A band-aid solution is a quick fix incapable of dealing with problems of a large scale, providing temporary relief only, and usually, inadequate temporary relief at that.


A Blip
Unlike a wave, "a blip" is a reference to a signal given off by radar (originally an acronym, now treated as a noun) indicating the presence of a real object at a given moment in time.

In trends, a figurative "blip" means a temporary event that is not, or is not yet known to be, part of a larger trend.


A Wave

In idioms, "a wave" is any significant, sustained change. This can be positive, but is often used in a negative manner.

A Tsunami/ A Tidal Wave

In nature, a tsunami (Japanese term) is a giant wave. Properly speaking, "a tidal wave," used as the equivalent of tsunami, is incorrect; a wave created by a tide can be very, very tiny.

In politics, as well as other settings, "a tsunami" or "a tidal wave" (such as a tidal wave of support) means a powerful trend that, temporarily at least, changes the proverbial landscape.


A Method To One's Madness
Proverbially, when there is said to be a method to someone's madness, this expresses thatwhat at first appears to be madness, that is, random, illogical behavior, has a real purpose. It is in fact a method to achieve a tangible goal, with actual thought behind it. 


Crowning Achievement
A "crowning achievement" is a great success worthy of much praise and respect.


Easier Said Than Done
Something that is "easier said than done" - in other words, this idiom used as an adjective - means, something that is more difficult to actually do in reality, than to promise, pledge, or vow to do it. 

In Store
Idiomatically speaking, "in store"  means something that is lying in wait for a person to encounter.

For Starters

When I use the phrase, "for starters," I mean, as a starting/ beginning point, the first of a series.


Jumping The Shark
The phrase "jumping the shark"means began a permanent decline away from its peak until the moment it ended. 


Heading Downhill

When something is figuratively heading downhill (that is, going downhill), it is in declineit is past its peak and deteriorating.


In All Seriousness

When I write the phrase, "in all seriousness," I mean, as a completely serious, literal point, without sarcasm, irony, or humor.


Digging It
An idiom popularized in the 70's, to "dig something" is to like that something very much.

Giving A Damn

A "damn" (a damnation/ condemnation) directed at something is not a positive thing, but at least it means the person "giving a damn" cares about the subject in one way or another. 


A.M. and P.M.
Abbreviated from Latin. A.M. means Ante Meridiem and P.M. means Post Meridiem.

Meridiem = Meridian, the dividing line between the early day and the late day, otherwise known as noon.

Keep Up The Good Work
If someone tells you to keep up the good work, that person is telling you to continue what you are doing. In addition, this statement is complimenting your efforts as good work.


To Keep Something Coming

If someone says, keep X coming, this is an invitation to bring more of that thing.


"Make My Day"
Doubling as a famous quote, "Make my day" is urging someone else to provide an excuse for a violent confrontation, which will provide pleasure to the speaker. This may or may not be used as a bluff.


More broadly, if something makes your day, it has made the day a good one.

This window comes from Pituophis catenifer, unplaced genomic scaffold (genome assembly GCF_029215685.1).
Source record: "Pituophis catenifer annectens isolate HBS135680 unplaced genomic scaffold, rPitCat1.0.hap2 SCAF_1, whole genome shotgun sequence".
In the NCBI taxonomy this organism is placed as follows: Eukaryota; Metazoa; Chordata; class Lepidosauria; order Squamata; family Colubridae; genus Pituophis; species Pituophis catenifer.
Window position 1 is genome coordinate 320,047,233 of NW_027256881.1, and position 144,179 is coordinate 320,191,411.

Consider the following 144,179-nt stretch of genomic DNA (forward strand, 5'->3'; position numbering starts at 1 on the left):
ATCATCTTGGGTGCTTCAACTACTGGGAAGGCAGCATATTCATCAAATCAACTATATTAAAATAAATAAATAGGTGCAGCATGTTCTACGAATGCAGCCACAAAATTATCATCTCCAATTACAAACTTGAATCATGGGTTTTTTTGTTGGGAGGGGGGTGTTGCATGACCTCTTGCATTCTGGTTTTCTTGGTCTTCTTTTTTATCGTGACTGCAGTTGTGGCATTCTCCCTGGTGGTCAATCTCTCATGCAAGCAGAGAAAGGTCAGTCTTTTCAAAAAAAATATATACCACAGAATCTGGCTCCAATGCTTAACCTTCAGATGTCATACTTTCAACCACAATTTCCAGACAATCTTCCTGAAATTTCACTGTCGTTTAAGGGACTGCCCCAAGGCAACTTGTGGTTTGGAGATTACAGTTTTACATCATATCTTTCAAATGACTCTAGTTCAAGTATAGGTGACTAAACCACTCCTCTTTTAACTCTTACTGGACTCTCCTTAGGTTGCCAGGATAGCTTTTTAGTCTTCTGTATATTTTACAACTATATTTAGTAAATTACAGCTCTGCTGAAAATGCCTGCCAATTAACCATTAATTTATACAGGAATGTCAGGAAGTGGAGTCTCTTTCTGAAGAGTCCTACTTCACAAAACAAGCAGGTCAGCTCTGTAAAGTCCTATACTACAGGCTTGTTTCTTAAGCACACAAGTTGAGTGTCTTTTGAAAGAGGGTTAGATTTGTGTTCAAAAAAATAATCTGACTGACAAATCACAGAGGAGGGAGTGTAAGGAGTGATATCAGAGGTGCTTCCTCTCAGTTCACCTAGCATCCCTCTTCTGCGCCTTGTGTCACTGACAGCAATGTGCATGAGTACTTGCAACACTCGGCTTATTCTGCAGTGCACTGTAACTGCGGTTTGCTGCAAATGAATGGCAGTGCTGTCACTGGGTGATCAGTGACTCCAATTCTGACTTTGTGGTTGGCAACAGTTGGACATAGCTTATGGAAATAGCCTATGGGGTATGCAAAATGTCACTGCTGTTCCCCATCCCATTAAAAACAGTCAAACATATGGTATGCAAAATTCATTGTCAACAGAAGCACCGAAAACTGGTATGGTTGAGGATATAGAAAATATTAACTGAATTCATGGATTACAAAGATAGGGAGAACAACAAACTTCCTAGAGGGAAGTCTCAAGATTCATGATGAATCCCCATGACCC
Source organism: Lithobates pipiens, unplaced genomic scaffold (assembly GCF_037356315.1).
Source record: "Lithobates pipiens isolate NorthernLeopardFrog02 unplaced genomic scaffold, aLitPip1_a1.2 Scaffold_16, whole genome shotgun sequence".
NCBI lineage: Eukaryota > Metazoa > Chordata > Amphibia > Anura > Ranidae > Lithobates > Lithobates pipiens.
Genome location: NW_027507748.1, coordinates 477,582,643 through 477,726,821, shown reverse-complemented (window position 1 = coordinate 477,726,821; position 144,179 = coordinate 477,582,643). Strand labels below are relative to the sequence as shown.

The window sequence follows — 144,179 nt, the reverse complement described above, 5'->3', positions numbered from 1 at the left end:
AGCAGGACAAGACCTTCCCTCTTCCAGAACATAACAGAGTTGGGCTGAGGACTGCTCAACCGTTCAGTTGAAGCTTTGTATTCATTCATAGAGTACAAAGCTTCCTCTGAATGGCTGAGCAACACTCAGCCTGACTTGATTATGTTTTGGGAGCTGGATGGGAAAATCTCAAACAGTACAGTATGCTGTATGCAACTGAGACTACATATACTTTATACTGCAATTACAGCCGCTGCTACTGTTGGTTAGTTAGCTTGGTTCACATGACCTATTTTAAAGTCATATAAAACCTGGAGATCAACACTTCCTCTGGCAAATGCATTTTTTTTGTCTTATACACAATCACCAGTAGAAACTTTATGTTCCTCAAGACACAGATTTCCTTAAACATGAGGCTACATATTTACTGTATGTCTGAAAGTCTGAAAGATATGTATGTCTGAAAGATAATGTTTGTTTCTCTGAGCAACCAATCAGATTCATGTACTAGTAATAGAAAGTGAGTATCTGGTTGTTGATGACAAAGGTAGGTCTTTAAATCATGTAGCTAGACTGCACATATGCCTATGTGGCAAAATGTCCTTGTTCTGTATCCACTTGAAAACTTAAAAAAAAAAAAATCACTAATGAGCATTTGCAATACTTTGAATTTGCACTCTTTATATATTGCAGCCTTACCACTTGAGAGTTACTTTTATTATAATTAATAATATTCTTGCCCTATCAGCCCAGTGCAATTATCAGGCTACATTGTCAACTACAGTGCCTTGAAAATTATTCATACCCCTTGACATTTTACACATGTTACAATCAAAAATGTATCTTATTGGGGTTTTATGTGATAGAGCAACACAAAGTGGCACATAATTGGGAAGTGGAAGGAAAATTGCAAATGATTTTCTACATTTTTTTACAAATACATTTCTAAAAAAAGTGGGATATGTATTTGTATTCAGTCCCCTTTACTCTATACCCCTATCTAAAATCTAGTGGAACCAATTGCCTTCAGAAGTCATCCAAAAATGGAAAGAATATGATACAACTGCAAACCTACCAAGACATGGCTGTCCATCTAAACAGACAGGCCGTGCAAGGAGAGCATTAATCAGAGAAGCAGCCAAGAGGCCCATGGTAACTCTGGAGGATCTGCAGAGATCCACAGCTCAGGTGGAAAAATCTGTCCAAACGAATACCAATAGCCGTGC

Forcing Something

Literally, to force something into a suitcase (for example) would be to push and push to squeeze clothing into the suitcase. This is despite the clothing not being properly packed to fit inside the suitcase's size.

Figuratively, to force something is to attempt to succeed by effort where an action is not appropriate, suitable, or comfortable.


Turning The Page
Figuratively speaking, to "turn the page" on something is to leave an event or series of events behind and continue on with life. 


Mission Accomplished

Originating from the military, "mission accomplished" simply means that a mission's goals have been successfully fulfilled.


The trick is defining the mission properly. Technically, a mission is a single complex task within larger operations, battles, and wars. Idiomatically, politicians often use the wordmission to refer to any major sustained effort. These two meanings can come into conflict.

I Can't Thank You Enough

When someone says, "I can't thank you enough," this is saying that words alone are insufficient to represent the deep gratitude the other person has for you.


Words Fail Me

When words fail you, you are unable to find the proper words to fit a situation, often because the situation is so abnormal.


At A Loss For Words

When a person is at a loss for words, that person is speechless.


Speechless does not mean unable to speak (i.e. a person who is mute); it means someone who is too overwhelmed to speak, or at the very least, unable to say anything profound enough to suit (fit) the occasion.


"I Can't Hear You!"
An idiom used by military drill sergeants in an aggressive, provocative way. When a drill sergeant yells this at a new recruit at a distance of two inches, the message being conveyed is this: "Speak louder!"


To Snatch Away

To snatch away something is to a) grab onto something, b) take possession of it, c) take it out of reach of the original possessor.

This idiom is often split.

At The Top Of Your Lungs

To say something at the top of one's lungs is to say it very loudly, probably by SHOUTING.

The reason Internet writers are encouraged not to use "all caps" (all capital letters) is because it is understood by the native English speaker as equivalent to shouting, which is far too loud for a conversational tone.

Hanging Your Head (In Shame)
To "hang your head" is not to commit suicide; it is to lower your head in shame or embarrassment.